Wilson’s disease is a rare genetic disorder that causes the accumulation of copper in the liver, brain and other vital organs. Wilson’s symptoms usually begin with people between the ages of 12-23.
Importance of copper element
Copper is known to play a role in the development of nerve, bone, collagen and melanin, and it is usually obtained from food, and the excess is eliminated by the bile, a substance produced in the liver.
But when Wilson’s disease occurs, copper accumulates in the body that properly can’t dispose it, and then discharge it into the bloodstream, damaging vital organs and thus Wilson’s disease.
Symptoms of Wilson ‘s disease
Wilson’s disease leads to a combination of signs and symptoms that include the following.
- Fatigue and loss of appetite to eat.
- Abdominal pain.
- Yellowing of the skin.
- White eye.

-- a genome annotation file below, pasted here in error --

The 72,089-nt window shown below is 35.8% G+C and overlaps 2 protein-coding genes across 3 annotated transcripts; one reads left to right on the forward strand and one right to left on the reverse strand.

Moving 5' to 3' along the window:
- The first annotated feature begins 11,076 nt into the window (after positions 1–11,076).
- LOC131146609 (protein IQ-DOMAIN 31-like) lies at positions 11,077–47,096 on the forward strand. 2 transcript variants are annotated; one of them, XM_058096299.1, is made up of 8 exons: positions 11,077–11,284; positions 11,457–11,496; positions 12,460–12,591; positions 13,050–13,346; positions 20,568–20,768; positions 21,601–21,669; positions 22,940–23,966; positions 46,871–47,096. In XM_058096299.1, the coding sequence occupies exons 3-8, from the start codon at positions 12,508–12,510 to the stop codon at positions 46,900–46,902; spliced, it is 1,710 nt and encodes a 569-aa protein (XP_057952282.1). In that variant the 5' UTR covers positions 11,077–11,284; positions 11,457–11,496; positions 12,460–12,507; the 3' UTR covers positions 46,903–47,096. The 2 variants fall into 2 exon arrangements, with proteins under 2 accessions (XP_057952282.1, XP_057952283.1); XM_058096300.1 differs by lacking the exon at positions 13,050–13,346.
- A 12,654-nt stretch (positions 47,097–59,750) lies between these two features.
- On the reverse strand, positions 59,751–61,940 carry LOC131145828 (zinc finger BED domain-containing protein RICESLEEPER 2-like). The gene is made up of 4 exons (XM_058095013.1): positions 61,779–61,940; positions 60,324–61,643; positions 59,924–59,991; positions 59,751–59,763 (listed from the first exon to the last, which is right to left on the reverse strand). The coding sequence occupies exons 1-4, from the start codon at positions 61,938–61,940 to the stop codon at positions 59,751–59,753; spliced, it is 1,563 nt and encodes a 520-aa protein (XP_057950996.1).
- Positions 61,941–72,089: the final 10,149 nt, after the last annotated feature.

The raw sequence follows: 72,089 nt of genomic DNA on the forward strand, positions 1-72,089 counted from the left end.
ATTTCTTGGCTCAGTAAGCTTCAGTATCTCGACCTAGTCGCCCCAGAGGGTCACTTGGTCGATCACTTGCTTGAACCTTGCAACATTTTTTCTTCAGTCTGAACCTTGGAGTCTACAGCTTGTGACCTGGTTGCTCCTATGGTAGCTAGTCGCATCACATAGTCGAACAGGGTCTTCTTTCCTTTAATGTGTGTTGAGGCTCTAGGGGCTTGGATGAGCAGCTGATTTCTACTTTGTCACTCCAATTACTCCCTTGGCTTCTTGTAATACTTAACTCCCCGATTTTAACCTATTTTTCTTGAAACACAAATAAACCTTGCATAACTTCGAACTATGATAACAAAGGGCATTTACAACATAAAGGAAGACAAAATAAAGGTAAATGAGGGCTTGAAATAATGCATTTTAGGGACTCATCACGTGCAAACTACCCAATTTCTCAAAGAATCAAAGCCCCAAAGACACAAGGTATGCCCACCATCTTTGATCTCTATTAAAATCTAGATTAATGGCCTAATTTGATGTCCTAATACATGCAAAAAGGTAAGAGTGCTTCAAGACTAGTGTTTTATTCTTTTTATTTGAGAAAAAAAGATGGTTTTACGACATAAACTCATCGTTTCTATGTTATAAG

- Accumulation of fluid in the legs or abdomen.
- Speech problems.
- Muscle stiffness.
- Changes in behavior.
- Swollen liver.
Complications of Wilson ‘s disease
The individual infection of Wilson’s disease may lead to many health complications, which may include the following.
- Kidney problems.
- Neurological problems.
Causes of Wilson ‘s disease
Wilson’s disease is a hereditary disease that affects a person when he inherits two defective genes, one from both parents, but if a person’s had only one of those two genes, it does not lead to illness, but the disease can spread to children through passing genes.
Ways to treat Wilson ‘s disease
Wilson’s methods depend on drugs to get rid of excessive copper in the body, and dietary patterns of keeping away from eating copper-rich foods through a lifelong diet.
Foods rich in copper
People with Wilson’s disease should avoid eating foods rich in copper, such as oysters and liver, as well as avoiding chocolate, cocoa, mushrooms, nuts, sunflower seeds, sesame, meat, spinach, and they also should stay away from any vitamins that contain copper.